Tuesday, April 23, 2019

Worst footfall figures since beginning of year


Footfall in October fell by 2.9 per cent compared to the same period last year as figures showed the worst performance since the start of the year on a three month rolling basis.

High streets reported the greatest fall, down 3.6 per cent, followed by shopping centres which were unchanged from September‘s 2.9 per cent decline, said the BRC/Springboard footfall and vacancies monitor.

Footfall trends have now been on an accelerating downward slide for three months from an annual fall of just -0.9 per cent in August, to -2.5 per cent in September and then to -2.9 per cent in October.

The East was the only region to report positive footfall growth, up 0.8 per cent compared with a year earlier. Out-of-town locations improved slightly to -1.2 per cent.

Helen Dickinson, British Retail Consortium Director General, said it was disappointing to see shopper numbers falling again after September‘s slowdown. “Despite the tentative optimism in the air, it‘s clear that conditions remain challenging. Retailers will be hoping that a festive boost to browsing and buying puts things back on a more even keel over the coming months.”

The town centre vacancy rate was 11.1 per cent in October and remained the same from July‘s rate.

However, Dickinson said the results masked widespread variations across the UK. “There are nearly twelve percentage points between London‘s vacancy rate and Northern Ireland‘s, and the latter‘s increase is coupled with an equally worrying steep drop in shopper numbers.”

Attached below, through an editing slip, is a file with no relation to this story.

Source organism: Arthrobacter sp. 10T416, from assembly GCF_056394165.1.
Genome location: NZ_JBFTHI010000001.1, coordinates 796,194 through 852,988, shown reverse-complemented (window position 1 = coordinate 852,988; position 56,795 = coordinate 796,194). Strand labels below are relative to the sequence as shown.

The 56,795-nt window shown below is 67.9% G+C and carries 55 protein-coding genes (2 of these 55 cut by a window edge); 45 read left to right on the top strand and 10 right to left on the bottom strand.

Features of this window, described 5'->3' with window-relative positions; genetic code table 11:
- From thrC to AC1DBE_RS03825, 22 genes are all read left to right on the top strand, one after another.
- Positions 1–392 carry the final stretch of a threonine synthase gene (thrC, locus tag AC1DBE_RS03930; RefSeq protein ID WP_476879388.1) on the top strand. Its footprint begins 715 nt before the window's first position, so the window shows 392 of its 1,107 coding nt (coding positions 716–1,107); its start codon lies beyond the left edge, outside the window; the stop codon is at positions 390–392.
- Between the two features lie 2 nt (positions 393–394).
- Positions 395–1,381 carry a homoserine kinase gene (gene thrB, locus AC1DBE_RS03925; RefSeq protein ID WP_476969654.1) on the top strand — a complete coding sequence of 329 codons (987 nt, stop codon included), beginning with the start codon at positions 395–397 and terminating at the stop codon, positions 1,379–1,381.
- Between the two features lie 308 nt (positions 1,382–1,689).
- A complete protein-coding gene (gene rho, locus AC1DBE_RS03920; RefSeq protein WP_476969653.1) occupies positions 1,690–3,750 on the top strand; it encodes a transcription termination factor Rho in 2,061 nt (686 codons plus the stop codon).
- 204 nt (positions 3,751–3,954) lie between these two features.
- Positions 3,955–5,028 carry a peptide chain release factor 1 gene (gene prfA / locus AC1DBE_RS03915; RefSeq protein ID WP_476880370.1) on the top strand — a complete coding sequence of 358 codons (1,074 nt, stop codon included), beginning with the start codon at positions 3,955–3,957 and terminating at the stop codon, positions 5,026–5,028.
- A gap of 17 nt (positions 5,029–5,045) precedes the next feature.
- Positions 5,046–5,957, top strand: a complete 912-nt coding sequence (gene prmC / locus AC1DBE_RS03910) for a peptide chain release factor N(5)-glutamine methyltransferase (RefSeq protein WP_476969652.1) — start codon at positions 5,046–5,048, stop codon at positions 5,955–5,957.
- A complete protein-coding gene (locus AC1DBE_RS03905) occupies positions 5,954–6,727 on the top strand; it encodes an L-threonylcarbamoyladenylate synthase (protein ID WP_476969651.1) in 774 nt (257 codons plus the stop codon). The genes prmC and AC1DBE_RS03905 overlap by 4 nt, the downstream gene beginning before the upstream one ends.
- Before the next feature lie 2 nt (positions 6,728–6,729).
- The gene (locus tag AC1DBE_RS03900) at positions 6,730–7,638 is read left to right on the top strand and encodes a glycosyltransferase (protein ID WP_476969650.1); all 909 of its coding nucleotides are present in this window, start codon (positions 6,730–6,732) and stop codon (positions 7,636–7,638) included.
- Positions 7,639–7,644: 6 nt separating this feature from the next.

It is likely that colder weather in October influenced shoppers to shop in shopping centre rather than on the high street.

Diane Wehrle, Retail Insights Director at Springboard, explained: “The likelihood of the weather being at least part of the issue is substantiated by the fact that this replicates a similar trend to October last year when high streets recorded a drop in footfall which was 0.5 percentage point greater than in shopping centres.

“Out-of-town locations have clearly been the most resilient, with an annual drop in footfall of less than half that recorded in shopping centres and a third of the drop in high street footfall – clearly the result of the recorded demand for leisure, household and games products.”